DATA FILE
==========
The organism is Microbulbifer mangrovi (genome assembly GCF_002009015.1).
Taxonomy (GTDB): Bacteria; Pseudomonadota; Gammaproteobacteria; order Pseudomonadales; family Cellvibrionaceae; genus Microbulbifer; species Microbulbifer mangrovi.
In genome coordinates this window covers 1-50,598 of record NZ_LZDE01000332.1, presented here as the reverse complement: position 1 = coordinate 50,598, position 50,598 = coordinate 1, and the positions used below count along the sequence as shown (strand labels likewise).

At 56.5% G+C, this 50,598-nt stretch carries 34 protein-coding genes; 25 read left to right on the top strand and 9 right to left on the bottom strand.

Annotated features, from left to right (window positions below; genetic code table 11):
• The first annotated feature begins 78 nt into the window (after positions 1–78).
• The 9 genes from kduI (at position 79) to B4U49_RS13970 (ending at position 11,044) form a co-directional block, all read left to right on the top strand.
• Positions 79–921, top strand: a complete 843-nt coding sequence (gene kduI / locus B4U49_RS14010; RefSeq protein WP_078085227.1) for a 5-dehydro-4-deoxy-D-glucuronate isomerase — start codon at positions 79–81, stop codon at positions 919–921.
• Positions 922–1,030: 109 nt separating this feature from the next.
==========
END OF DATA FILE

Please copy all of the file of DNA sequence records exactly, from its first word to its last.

The organism is Microbulbifer mangrovi (genome assembly GCF_002009015.1).
Taxonomy (GTDB): Bacteria; Pseudomonadota; Gammaproteobacteria; order Pseudomonadales; family Cellvibrionaceae; genus Microbulbifer; species Microbulbifer mangrovi.
In genome coordinates this window covers 1-50,598 of record NZ_LZDE01000332.1, presented here as the reverse complement: position 1 = coordinate 50,598, position 50,598 = coordinate 1, and the positions used below count along the sequence as shown (strand labels likewise).

At 56.5% G+C, this 50,598-nt stretch carries 34 protein-coding genes; 25 read left to right on the top strand and 9 right to left on the bottom strand.

Annotated features, from left to right (window positions below; genetic code table 11):
• The first annotated feature begins 78 nt into the window (after positions 1–78).
• The 9 genes from kduI (at position 79) to B4U49_RS13970 (ending at position 11,044) form a co-directional block, all read left to right on the top strand.
• Positions 79–921, top strand: a complete 843-nt coding sequence (gene kduI / locus B4U49_RS14010; RefSeq protein WP_078085227.1) for a 5-dehydro-4-deoxy-D-glucuronate isomerase — start codon at positions 79–81, stop codon at positions 919–921.
• Positions 922–1,030: 109 nt separating this feature from the next.